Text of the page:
The UN resolution is perhaps most favorable to Palestinian President Mahmoud Abbas who, while his 4-year term officially ran out on January 9, has been trying to use the diplomatic process to secure his rule at home. Warnings by the Chief of the Shin Bet in late August of the need to come up with a political solution prior to the end of Abbas' term prompted the PLO to declare him "the president of the future state of Palestine." But the PLO is not an elected body and cannot legitimately elect others to power. Thus, to win more time in office Abbas has used the current negotiations to extend his term, hoping to bypass the Palestinian elections for another year.

 

Indeed, Abbas' statement that an Israeli rejection of the Gaza ceasefire makes it responsible for "perpetuating a waterfall of blood" is also true in that it would severely weaken his own rule; further destabilizing an already tense political atmosphere in the West Bank.

 

Resolution Lacks Substance

 

The resolution is not legally binding and issues no time restrictions.

 

Granted, it "stresses the urgency of and calls for an immediate, durable and fully respected ceasefire leading to the withdrawal of Israeli forces from Gaza." However, when words like "durable" and "leading to" are translated into military terminology, it means that Israel now has free reign to end Gaza blitzkrieg when it wants.

 

The resolution also dilutes important issues by addressing everyone's concerns without imposing protocols for their engagement. Violence against civilians is condemned. Humanitarian assistance is to be distributed. Initiatives aimed at creating and opening humanitarian corridors are welcomed. Tangible steps toward intra-Palestinian reconciliation are encouraged. Intensified discussions will occur. And finally, member states are instructed to increase efforts for peace.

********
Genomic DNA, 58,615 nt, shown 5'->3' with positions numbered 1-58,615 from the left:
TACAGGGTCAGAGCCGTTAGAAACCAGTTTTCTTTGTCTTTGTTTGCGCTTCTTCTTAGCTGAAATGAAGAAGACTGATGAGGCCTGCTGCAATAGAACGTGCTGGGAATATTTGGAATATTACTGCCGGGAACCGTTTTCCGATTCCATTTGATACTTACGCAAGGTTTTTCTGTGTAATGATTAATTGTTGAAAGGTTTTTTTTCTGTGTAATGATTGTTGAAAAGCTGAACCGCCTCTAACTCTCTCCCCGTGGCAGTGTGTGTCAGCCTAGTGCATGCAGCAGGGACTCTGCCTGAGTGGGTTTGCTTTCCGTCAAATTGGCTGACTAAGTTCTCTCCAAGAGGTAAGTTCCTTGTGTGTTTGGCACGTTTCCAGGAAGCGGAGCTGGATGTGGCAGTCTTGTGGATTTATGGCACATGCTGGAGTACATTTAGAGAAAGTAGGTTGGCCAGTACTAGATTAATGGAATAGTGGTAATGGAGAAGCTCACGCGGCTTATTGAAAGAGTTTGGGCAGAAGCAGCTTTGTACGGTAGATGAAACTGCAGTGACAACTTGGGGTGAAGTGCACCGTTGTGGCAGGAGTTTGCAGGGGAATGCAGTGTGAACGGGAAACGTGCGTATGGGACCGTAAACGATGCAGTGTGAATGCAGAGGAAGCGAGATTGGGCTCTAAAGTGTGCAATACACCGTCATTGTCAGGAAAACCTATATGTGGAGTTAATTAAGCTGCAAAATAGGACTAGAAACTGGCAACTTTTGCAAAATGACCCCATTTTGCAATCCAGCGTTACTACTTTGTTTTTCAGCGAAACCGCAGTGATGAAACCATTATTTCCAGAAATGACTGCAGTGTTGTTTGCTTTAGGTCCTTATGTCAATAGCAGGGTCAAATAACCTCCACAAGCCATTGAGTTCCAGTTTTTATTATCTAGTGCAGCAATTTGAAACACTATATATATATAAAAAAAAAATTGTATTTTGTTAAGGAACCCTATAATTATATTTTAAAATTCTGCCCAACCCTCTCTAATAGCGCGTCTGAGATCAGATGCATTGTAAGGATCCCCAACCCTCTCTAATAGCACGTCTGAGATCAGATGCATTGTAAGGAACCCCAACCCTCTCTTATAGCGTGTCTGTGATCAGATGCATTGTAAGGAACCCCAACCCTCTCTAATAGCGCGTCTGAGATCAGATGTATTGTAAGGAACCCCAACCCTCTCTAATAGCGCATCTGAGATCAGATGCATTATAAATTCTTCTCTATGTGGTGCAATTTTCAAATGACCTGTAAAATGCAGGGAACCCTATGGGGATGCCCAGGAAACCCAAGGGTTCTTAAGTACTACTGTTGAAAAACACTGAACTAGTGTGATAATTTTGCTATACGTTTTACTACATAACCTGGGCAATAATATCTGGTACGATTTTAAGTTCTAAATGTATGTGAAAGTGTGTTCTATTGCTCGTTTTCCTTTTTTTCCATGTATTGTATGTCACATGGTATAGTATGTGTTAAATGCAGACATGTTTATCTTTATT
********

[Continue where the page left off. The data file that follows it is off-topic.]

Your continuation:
Vague language with various mechanisms attached. In fact, Hamas is not even mentioned in the resolution. Even the reopening of the crossing points in Gaza are to be conducted through a document signed by the Palestinian Authority in 2005 and dealt with through Cairo. Further, it was just announced on January 10, that EU diplomats seek to bypass Hamas by restoring control over the crossings to Fatah-led PA security personnel.

 

As evident from the attacks of the past few days, the resolution allows Israel to announce its own ceasefire and not be bound by an international document. In effect, it serves as yet another diplomatic cushion between Israel's ongoing war crimes in Gaza and the region, and international law.

 

Thus far, it is becoming evident that both Mahmoud Abbas and the Arab states jumped on the U.S.-led diplomatic train to quell widespread public dissent at home, the effect of which is the encouragement of Israeli unilateralism. And while recent movement by Abbas and the Egyptian-led initiative seeks to broker agreement from Israel and Hamas on the UN document, both have yet to adopt its recommendations.

 

Until the adoption of a resolution with vigor or the severe insertion of a world power both with the political prudence of sitting down with Hamas and the ability of cornering Israel into a ceasefire, the unbearable status quo persists. In the meantime, Israeli bombs rain on the Strip and people of conscience around the world are glued to their televisions, continuing to witness an organized genocide against an oppressed peoples.

 

 

Shourideh Cherie Molavi writes regulary on, and reports from, Palestine, and also lives in Toronto.